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Annuario Pontificio
Annuario Pontificio 2008 edition.
AuthorLibreria Editrice Vaticana,
Secretary of State
CountryVatican City
GenreReference yearbook
PublisherHoly See
Publication date
Annual publication (1912-)
Media typeHardcover

The Annuario Pontificio (Italian for Pontifical Yearbook) is the annual directory of the Holy See of the Catholic Church. It lists the popes in chronological order and all officials of the Holy See's departments. It also provides names and contact information for all cardinals and bishops, the dioceses (with statistics about each), the departments of the Roman Curia, the Holy See's diplomatic missions abroad, the embassies accredited to the Holy See, the headquarters of religious institutes (again with statistics on each), certain academic institutions, and other similar information. The index includes, along with all the names in the body of the book, those of all priests who have been granted the title of "Monsignor".

The red-covered yearbook, compiled by the Central Office of Church Statistics and published by Libreria Editrice Vaticana, is mostly in Italian. The 2015 edition had more than 2,400 pages and cost €78.[1]

According to the Pontifical Yearbook of 2022, the number of Catholics in the world increased to 1,359,612,000 at the end of 2020.


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A yearbook of the Catholic Church was published, with some interruptions, from 1716 to 1859 by the Cracas printing firm in Rome, under the title Information for the Year ... (Italian: Notizie per l'Anno ...) From 1851, a department of the Holy See began producing a different publication called Hierarchy of the Holy Roman Catholic Apostolic Church Worldwide (Italian: Gerarchia della Santa Chiesa Cattolica Apostolica Romana in Tutto L'Orbe), which took the title Annuario Pontificio in 1860 but ceased publication in 1870. This was the first yearbook published by the Holy See itself, but its compilation was entrusted to the newspaper Giornale di Roma. The Monaldi Brothers (Italian: Fratelli Monaldi) began in 1872 to produce their own yearbook entitled The Catholic Hierarchy and the Papal Household for the Year ... (Italian: La Gerarchia Cattolica e la Famiglia Pontificia per l'Anno ...).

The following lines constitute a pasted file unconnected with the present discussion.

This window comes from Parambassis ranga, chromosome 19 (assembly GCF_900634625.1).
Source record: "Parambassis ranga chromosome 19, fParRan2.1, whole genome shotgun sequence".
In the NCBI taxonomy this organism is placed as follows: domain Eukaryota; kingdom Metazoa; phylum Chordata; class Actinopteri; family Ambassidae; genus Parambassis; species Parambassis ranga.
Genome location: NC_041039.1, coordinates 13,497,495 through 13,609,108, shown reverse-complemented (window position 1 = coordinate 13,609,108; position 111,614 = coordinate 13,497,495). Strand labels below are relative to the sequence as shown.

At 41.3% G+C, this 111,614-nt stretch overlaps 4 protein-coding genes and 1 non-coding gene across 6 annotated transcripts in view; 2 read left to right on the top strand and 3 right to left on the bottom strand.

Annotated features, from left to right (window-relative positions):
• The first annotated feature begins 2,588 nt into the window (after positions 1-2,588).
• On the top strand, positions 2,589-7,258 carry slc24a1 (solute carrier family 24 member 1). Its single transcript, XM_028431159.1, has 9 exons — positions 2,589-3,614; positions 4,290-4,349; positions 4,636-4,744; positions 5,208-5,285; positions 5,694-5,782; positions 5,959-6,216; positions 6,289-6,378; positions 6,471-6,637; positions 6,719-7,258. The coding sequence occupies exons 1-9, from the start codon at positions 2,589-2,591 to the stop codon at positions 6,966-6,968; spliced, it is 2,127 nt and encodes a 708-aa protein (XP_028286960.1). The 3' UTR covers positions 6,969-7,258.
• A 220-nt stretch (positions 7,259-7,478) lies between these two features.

The Vatican Press took over the Gerarchia Cattolica in 1885, thus making it a semi-official publication. It bore the indication "official publication" from 1899 to 1904, but this ceased when, giving the word "official" a more restricted sense, the Acta Sanctae Sedis, forerunner of the Acta Apostolicae Sedis, was declared the only "official" publication of the Holy See. In 1912, it resumed the title Annuario Pontificio. From 1912 to 1924, it included not only lists of names, but also brief illustrative notes on departments of the Roman Curia and on certain posts within the papal court, a practice to which it returned in 1940.

For some years, beginning in 1898, the Maison de la Bonne Presse publishing house of Paris produced a similar yearbook in French called Annuaire Pontifical Catholique, not compiled by the Holy See. This contained much additional information, such as detailed historical articles on the Swiss Guards and the Papal Palace at the Vatican.

List of popes

See also: List of popes

The Annuario Pontificio provides the Catholic Church's list of popes. As historical questions are reinterpreted by each successive pope, they are recognized in the Annuario Pontificio. For example, the 1942 Annuario Pontificio recognized the decisions of the Council of Pisa (1409), listing three popes for the period: Gregory XII (1406–1409), Alexander V (1409–1410), and John XXIII (1410–1415).[2] The Western Schism was reinterpreted when Pope John XXIII (1958–1963) chose to reuse the ordinal XXIII, citing "twenty-two Johns of indisputable legitimacy."[3] This was reflected in the 1963 Annuario Pontificio, which treated Alexander V and the first John XXIII as antipopes.

Statistical data

Many churches try to obtain accurate ecclesiastical statistics by actively counting their congregants. The Annuario Pontificio superseded the French Annuaire pontifical catholique in providing global statistics on the Roman Catholic Church and arranges such data by diocese; the Statistical Yearbook of the Church arranges the same data by country and continent.[4]

According to the Annuario Pontificio 2012 the statistical data given in the yearbook regarding archdioceses and dioceses are furnished by the diocesan curias concerned and reflect the diocesan situation on 31 December of the year prior to the date on the yearbook, unless there is another indication. The data recorded are shown in the following order next to these abbreviations:

Release details

See also


  1. ^ "Annuario Pontificio 2015". Città del Vaticano. Archived from the original on January 10, 2019. Retrieved April 5, 2016.
  2. ^ Annuario pontificio per l'anno 1942. Rome. 1942. p. 21. 205. Gregorio XII, Veneto, Correr (c. 1406, cessò a. 1409, m. 1417) - Pont. a. 2, m. 6. g. 4. 206. Alessandro V, dell'Isola di Candia, Filargo (c. 1409, m. 1410). - Pont. m. 10, g. 8. 207. Giovanni XXII o XXIII o XXIV, Napoletano, Cossa (c. 1410, cessò dal pontificare 29 mag. 1415((cite book)): CS1 maint: location missing publisher (link)
  3. ^ "I Choose John ..." Time. 10 November 1958. p. 91.
  4. ^ Herbermann, Charles, ed. (1913). "Ecclesiastical Statistics" . Catholic Encyclopedia. New York: Robert Appleton Company.